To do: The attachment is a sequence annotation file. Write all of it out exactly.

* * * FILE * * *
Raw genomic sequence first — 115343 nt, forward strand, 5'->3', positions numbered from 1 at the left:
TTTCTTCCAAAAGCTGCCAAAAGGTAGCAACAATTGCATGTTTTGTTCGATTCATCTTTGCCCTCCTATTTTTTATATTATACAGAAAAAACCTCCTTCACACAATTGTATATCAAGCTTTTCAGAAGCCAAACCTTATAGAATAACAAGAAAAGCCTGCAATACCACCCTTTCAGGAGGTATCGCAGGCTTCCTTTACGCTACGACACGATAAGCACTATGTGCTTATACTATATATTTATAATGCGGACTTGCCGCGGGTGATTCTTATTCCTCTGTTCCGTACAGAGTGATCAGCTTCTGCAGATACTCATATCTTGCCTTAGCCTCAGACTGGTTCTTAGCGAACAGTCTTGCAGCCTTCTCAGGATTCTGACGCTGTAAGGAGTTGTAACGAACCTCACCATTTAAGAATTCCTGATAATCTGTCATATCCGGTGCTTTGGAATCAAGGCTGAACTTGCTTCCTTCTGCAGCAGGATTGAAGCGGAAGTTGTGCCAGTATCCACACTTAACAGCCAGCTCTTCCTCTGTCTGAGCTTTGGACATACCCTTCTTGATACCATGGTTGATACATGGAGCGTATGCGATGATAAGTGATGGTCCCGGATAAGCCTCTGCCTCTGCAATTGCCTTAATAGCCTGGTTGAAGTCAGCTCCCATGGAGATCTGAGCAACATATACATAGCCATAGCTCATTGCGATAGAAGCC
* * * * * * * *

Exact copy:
Raw genomic sequence first — 115343 nt, forward strand, 5'->3', positions numbered from 1 at the left:
TTTCTTCCAAAAGCTGCCAAAAGGTAGCAACAATTGCATGTTTTGTTCGATTCATCTTTGCCCTCCTATTTTTTATATTATACAGAAAAAACCTCCTTCACACAATTGTATATCAAGCTTTTCAGAAGCCAAACCTTATAGAATAACAAGAAAAGCCTGCAATACCACCCTTTCAGGAGGTATCGCAGGCTTCCTTTACGCTACGACACGATAAGCACTATGTGCTTATACTATATATTTATAATGCGGACTTGCCGCGGGTGATTCTTATTCCTCTGTTCCGTACAGAGTGATCAGCTTCTGCAGATACTCATATCTTGCCTTAGCCTCAGACTGGTTCTTAGCGAACAGTCTTGCAGCCTTCTCAGGATTCTGACGCTGTAAGGAGTTGTAACGAACCTCACCATTTAAGAATTCCTGATAATCTGTCATATCCGGTGCTTTGGAATCAAGGCTGAACTTGCTTCCTTCTGCAGCAGGATTGAAGCGGAAGTTGTGCCAGTATCCACACTTAACAGCCAGCTCTTCCTCTGTCTGAGCTTTGGACATACCCTTCTTGATACCATGGTTGATACATGGAGCGTATGCGATGATAAGTGATGGTCCCGGATAAGCCTCTGCCTCTGCAATTGCCTTAATAGCCTGGTTGAAGTCAGCTCCCATGGAGATCTGAGCAACATATACATAGCCATAGCTCATTGCGATAGAAGCC